World Library  
Flag as Inappropriate
Email this Article

Eugene Rabinowitch

Eugene Rabinowitch (1901–1973) was a Russian-born American biophysicist who is best known for his work in relation to nuclear weapons, especially as a co-author of the Franck Report and a co-founder in 1945 of the Bulletin of the Atomic Scientists, a global security and public policy magazine, which he edited until his death.

When Rabinowitch arrived in New York City, he was assisted by Selig Hecht,

a man whose spontaneous sympathy, friendship and assistance were so generously given to me when I first came to America and felt lost in the human sea of New York.[1]

During World War II, Rabinowitch worked in the Metallurgical Laboratory (or "Met Lab"), the Manhattan Project's division at the University of Chicago. At that time he was a member of the Committee on Political and Social Problems, chaired by James Franck. Rabinowitch wrote (with help from Leó Szilárd) what became known as the Franck Report. The report recommended that nuclear energy be brought under civilian rather than military control and argued that the United States should demonstrate the atomic bomb to world leaders in an uninhabited desert or barren island before using it in combat.

The social and ethical concerns expressed in the Franck Report translated into the guiding principles of the Bulletin of the Atomic Scientists, founded by Rabinowitch and fellow physicist Hyman Goldsmith. In the twenty-fifth anniversary issue of the Bulletin, Rabinowitch wrote that the magazine's purpose "was to awaken the public to full understanding of the horrendous reality of nuclear weapons and of their far-reaching implications for the future of mankind; to warn of the inevitability of other nations acquiring nuclear weapons within a few years, and of the futility of relying on America's possession of the 'secret' of the bomb." Over the years, Rabinowitch wrote more than 100 articles for the magazine, most of them editorials.

Before the war, Rabinowitch passionately pursued research in photosynthesis, a field in which he was to become a leader. After World War II, Rabinowitch taught and researched botany as a professor at the University of Illinois at Urbana-Champaign, continuing his photosynthesis work and publishing the three-volume Photosynthesis and Related Processes, as well as many other books.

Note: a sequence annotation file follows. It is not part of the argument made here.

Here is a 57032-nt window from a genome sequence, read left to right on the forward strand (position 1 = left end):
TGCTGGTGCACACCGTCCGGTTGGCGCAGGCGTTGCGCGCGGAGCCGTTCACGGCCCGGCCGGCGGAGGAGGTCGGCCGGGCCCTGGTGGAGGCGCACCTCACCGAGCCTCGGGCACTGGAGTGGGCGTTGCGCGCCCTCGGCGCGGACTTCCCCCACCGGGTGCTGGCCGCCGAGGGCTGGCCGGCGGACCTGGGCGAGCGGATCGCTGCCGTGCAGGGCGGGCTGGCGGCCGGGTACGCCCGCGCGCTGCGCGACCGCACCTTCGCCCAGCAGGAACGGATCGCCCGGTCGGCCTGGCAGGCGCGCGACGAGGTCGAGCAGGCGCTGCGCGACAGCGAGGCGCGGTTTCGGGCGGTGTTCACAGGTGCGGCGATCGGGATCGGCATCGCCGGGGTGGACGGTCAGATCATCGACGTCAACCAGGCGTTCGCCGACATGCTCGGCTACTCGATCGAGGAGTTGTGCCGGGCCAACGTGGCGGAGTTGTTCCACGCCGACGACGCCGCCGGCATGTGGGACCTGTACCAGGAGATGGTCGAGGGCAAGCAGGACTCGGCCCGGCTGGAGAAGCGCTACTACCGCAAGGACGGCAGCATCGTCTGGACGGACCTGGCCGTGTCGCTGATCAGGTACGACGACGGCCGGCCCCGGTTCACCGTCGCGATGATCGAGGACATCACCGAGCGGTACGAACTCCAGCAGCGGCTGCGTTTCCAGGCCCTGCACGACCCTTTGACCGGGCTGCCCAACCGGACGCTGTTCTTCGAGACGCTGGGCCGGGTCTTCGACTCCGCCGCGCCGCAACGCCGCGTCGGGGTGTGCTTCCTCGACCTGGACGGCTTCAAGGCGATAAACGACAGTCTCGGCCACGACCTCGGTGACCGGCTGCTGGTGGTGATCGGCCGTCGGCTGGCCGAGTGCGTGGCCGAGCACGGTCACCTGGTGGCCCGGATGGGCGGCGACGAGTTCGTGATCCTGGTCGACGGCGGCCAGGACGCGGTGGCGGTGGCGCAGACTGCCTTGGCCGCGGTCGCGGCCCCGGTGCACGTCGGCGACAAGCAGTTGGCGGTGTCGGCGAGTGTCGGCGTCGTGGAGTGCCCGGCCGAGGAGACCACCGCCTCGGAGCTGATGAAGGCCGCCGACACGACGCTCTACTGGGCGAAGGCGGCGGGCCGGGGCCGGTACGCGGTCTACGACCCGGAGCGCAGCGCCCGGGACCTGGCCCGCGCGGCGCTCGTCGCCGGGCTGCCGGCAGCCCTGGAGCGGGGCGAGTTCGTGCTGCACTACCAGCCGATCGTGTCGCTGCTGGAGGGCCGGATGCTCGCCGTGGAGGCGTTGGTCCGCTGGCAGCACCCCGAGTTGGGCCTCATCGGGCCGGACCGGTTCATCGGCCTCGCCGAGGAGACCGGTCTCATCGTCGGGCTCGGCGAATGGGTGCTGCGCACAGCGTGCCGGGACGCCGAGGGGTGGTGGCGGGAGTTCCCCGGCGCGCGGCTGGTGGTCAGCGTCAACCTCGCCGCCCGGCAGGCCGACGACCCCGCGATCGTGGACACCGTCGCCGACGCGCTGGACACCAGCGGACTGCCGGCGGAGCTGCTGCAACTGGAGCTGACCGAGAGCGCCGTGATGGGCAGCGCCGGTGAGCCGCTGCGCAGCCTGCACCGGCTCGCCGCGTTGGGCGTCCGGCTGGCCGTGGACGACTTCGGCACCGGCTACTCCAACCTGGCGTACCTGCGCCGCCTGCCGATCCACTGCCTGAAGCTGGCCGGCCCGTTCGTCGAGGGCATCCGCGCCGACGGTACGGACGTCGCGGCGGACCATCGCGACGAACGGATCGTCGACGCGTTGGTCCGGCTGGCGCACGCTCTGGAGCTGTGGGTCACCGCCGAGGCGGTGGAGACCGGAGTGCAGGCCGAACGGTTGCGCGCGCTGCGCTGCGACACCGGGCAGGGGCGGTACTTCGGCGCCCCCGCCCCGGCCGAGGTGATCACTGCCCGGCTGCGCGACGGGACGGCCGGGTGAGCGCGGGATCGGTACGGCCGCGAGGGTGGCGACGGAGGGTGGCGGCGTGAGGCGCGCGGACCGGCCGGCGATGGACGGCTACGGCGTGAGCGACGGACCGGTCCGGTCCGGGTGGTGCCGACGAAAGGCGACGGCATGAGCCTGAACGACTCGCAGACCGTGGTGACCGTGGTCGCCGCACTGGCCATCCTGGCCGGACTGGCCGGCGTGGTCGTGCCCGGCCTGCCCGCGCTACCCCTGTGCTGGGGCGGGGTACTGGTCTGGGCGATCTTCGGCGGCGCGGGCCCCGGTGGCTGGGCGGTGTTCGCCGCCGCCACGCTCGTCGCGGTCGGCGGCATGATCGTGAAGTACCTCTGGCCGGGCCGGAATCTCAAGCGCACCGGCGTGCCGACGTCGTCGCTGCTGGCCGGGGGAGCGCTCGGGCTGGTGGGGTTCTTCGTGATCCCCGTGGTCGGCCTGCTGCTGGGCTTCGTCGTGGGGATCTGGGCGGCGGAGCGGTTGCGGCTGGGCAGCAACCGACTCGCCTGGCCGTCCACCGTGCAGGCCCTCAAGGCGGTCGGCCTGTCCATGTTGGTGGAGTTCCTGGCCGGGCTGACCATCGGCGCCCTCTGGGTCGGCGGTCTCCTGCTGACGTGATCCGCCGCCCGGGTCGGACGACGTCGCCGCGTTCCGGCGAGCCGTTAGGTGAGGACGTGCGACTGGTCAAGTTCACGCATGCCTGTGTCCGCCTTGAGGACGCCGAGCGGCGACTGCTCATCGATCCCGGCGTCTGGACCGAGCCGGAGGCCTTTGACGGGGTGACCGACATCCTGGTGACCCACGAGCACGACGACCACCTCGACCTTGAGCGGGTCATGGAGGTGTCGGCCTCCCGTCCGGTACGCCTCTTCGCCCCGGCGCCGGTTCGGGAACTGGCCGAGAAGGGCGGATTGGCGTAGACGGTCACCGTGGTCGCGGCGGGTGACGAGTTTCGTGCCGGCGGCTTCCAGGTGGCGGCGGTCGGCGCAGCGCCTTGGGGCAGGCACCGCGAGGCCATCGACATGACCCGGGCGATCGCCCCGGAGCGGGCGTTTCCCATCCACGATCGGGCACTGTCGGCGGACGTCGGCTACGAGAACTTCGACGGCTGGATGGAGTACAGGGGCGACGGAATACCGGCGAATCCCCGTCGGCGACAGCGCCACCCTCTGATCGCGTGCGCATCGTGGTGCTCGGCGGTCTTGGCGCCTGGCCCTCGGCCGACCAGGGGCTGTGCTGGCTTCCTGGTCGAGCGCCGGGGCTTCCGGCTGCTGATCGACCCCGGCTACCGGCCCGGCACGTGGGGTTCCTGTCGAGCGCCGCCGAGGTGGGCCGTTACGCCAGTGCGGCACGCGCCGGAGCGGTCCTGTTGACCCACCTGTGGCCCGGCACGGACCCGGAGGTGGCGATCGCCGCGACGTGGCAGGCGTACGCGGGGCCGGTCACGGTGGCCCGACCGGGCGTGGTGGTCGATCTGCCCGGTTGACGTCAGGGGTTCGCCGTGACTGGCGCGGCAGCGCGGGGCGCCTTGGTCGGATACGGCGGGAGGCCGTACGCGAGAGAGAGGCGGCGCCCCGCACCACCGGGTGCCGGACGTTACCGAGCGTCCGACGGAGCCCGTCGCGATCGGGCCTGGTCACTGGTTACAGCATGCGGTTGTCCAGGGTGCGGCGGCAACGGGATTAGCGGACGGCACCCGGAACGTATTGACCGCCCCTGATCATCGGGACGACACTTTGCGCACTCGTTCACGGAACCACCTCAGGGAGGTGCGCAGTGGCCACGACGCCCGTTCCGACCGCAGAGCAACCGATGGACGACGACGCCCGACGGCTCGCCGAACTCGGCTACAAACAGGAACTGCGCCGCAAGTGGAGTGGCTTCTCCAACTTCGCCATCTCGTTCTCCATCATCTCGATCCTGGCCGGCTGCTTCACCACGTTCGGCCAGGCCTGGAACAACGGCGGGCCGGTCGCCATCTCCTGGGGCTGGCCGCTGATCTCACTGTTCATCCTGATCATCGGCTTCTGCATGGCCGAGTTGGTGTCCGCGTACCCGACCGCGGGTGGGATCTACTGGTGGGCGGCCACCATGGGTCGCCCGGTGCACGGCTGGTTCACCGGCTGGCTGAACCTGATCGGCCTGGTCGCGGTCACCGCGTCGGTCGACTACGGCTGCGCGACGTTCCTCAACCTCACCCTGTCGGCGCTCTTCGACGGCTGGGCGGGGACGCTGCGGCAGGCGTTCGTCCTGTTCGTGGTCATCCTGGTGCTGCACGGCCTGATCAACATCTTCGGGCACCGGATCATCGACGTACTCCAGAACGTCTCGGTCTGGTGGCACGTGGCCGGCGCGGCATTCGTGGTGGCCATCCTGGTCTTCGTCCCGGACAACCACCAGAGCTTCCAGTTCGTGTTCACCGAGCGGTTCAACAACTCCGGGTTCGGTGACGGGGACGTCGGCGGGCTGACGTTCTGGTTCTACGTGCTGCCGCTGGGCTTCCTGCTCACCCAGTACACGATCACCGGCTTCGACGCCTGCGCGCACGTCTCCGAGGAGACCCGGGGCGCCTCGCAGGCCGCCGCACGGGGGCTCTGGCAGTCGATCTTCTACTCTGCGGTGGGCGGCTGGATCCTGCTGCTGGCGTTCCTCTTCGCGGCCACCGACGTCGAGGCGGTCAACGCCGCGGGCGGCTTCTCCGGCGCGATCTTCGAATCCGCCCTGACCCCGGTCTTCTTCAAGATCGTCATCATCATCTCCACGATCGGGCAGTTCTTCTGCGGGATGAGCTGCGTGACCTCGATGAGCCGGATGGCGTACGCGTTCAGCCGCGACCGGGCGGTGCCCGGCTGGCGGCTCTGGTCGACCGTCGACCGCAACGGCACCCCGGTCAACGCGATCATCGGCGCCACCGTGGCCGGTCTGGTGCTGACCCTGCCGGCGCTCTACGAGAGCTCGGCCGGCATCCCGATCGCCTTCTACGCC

A bibliography of Rabinowitch's publications[2] was compiled by Govindjee at the Department of Botany, University of Illinois. The papers of Rabinowitch are held in the Special Collections at the University of Chicago Library.


  1. ^ E. Rabinowitch (1959) Preface to second edition of Explaining the Atom (1947) by Selig Hecht, page xiii, Viking Press
  2. ^ Govindjee (1972) "Publications of Eugene Rabinowitch", Biophysical Journal 12(7):719–22

External links

  • Eugene Rabinowitch, "A Sustained Reaction," "Bulletin of the Atomic Scientists", December 1952. Reprinted in abridged form from the Nov/Dec 2005 issue of the Bulletin.
  • Alexander Rabinowitch, "Founder and Father," "Bulletin of the Atomic Scientists", January/February 2005
  • Josh Schollmeyer, "Minority Report," "Bulletin of the Atomic Scientists", January/February 2005.
  • "The voice of Eugene Rabinowitch & the 1980 Rabinowitch Prize Essay," "Bulletin of the Atomic Scientists", January 1981.
This article was sourced from Creative Commons Attribution-ShareAlike License; additional terms may apply. World Heritage Encyclopedia content is assembled from numerous content providers, Open Access Publishing, and in compliance with The Fair Access to Science and Technology Research Act (FASTR), Wikimedia Foundation, Inc., Public Library of Science, The Encyclopedia of Life, Open Book Publishers (OBP), PubMed, U.S. National Library of Medicine, National Center for Biotechnology Information, U.S. National Library of Medicine, National Institutes of Health (NIH), U.S. Department of Health & Human Services, and, which sources content from all federal, state, local, tribal, and territorial government publication portals (.gov, .mil, .edu). Funding for and content contributors is made possible from the U.S. Congress, E-Government Act of 2002.
Crowd sourced content that is contributed to World Heritage Encyclopedia is peer reviewed and edited by our editorial staff to ensure quality scholarly research articles.
By using this site, you agree to the Terms of Use and Privacy Policy. World Heritage Encyclopedia™ is a registered trademark of the World Public Library Association, a non-profit organization.

Copyright © World Library Foundation. All rights reserved. eBooks from School eBook Library are sponsored by the World Library Foundation,
a 501c(4) Member's Support Non-Profit Organization, and is NOT affiliated with any governmental agency or department.